Kamala Harris, the first Indian-American to be elected to the US Senate, is a potential Democratic presidential candidate for 2020 elections, a leading American newspaper said on Monday.
Harris, 51, whose mother was from Chennai and father from Jamaica, is one among the six Democratic leaders, whom The Washington Post said are the top contenders to bag the party's nomination for the 2020 presidential elections.
Interestingly four of these are women. The other three being outgoing First Lady Michelle Obama, Senator Amy Klobuchar from Minnesota and Senator Kirsten Gillibrand from New York.
Other two potential Democratic presidential candidates according to the US daily are Senator Cory Booker from New Jersey and Governor John Hickenlooper from Colorado.
"Harris will not officially become a US senator from California for more than a month, but she is already regarded as national-candidate material in four years," Washington Post columnist Chris Cillizza wrote in his article.
"It is not hard to see why. She is the first African American woman elected to the Senate since Carol Moseley Braun in 1992. Harris also represents the largest and most Democratic state in the country, a huge financial launchpad to a presidential bid," he said, noting that through mid-October, she had raised more than $13 million for her Senate candidacy.
"Her law-and-order background -- she was elected and reelected attorney general in California -- also will appeal to many Democrats. Whether Harris wants to -- or will be ready to run for national office so soon after being elected to the Senate remains to be seen," Cillizza said.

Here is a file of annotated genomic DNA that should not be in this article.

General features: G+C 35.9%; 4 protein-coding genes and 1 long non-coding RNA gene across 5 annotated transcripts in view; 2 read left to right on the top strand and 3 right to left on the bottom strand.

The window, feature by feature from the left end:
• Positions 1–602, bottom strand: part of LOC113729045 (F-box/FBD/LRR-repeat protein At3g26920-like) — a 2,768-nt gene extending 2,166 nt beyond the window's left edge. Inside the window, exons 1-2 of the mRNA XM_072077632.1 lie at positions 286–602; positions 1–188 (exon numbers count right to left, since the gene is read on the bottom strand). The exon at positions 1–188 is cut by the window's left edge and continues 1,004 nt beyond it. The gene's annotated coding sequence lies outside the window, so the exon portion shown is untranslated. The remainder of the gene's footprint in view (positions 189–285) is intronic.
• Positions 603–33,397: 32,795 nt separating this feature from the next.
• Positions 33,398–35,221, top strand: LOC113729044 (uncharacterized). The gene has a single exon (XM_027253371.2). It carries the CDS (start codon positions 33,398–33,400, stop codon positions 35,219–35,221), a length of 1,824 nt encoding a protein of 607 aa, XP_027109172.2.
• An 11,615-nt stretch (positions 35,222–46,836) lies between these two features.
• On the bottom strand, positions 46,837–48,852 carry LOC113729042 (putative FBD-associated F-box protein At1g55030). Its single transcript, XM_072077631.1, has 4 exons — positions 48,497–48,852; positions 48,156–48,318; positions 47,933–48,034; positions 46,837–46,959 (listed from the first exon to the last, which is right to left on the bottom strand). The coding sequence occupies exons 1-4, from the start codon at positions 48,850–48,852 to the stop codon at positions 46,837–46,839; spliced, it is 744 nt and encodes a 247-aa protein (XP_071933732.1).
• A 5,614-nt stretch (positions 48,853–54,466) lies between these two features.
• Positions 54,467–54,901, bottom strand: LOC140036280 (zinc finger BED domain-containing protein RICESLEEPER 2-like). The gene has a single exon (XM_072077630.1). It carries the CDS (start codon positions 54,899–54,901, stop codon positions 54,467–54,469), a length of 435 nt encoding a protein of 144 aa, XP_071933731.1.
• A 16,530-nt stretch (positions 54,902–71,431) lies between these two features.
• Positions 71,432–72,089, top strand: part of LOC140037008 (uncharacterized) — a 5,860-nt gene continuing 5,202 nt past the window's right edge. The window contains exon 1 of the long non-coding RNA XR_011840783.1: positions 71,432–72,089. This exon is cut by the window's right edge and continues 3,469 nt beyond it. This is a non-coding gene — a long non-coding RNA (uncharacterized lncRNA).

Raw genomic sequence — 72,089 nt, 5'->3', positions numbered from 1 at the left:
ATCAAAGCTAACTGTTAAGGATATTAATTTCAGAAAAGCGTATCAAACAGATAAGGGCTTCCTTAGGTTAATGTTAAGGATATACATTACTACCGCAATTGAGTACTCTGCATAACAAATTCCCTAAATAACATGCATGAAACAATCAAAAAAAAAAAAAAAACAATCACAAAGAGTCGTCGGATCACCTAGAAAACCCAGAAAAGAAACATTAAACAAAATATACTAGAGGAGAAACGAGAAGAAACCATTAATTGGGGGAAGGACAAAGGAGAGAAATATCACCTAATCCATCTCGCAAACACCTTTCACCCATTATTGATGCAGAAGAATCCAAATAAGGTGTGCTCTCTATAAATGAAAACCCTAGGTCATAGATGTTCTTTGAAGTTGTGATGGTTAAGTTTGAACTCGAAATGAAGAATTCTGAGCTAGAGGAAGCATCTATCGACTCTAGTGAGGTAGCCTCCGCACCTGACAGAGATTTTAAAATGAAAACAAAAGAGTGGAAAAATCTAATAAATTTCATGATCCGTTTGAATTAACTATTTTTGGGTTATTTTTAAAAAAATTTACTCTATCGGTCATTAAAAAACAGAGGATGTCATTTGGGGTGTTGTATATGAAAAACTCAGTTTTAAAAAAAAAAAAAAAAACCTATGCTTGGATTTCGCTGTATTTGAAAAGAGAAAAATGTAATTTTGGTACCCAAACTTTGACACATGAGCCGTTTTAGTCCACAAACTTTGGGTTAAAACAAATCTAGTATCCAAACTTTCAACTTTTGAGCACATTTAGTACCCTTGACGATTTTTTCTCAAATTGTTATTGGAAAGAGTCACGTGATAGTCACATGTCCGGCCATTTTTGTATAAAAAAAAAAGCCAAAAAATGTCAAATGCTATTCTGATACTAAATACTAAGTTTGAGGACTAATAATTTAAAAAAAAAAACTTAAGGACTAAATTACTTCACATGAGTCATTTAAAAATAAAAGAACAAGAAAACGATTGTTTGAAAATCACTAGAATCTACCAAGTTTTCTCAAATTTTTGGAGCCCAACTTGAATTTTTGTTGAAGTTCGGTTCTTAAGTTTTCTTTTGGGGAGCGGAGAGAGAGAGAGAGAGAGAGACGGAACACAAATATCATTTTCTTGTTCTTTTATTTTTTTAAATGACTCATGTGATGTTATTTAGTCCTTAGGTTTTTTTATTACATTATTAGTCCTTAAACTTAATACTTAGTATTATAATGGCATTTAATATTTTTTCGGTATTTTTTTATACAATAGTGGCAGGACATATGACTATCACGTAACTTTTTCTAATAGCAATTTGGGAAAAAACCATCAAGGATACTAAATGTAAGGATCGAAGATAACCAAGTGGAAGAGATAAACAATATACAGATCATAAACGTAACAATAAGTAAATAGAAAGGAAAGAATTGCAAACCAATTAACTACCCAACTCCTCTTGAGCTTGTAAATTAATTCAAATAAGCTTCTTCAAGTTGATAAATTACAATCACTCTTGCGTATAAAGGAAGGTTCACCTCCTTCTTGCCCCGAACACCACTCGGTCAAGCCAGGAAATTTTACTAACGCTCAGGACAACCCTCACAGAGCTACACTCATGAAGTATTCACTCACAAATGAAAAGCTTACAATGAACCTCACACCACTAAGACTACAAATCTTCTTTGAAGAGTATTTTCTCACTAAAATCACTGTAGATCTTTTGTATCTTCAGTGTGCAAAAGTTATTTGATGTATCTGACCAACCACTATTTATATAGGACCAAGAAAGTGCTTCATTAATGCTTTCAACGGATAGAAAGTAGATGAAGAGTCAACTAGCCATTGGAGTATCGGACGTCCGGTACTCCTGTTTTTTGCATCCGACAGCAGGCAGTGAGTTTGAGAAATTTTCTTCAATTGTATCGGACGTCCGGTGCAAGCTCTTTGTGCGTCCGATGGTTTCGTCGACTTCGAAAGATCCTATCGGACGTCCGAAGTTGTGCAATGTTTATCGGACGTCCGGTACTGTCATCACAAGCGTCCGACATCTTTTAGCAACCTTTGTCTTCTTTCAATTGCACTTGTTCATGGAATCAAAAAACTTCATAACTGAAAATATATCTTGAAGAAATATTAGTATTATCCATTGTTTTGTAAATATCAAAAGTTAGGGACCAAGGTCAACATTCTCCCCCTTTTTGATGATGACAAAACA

Harris is a two-term popular Attorney General of California. She was elected to the United States Senate from California in a landslide. She was endorsed by outgoing US President Barack Obama, in her Senate race.
The Washington Post columnist also said First Lady Michelle has true star power.
"She gave the two best political speeches of the past two years -- the first at the Democratic National Convention in July, the second in New Hampshire in the fall, an emotional condemnation of Trump's America," he said.
"Obama has one thing -- with the possible exception of Booker -- that the rest of the people on this list lack: true star power. She would start the race not only totally known by base Democrats but also absolutely beloved. The issue for Obama is that being a candidate in your own right is very different from being a surrogate for a candidate," he wrote.
However, Obama in the past has said she has no interest in running for office.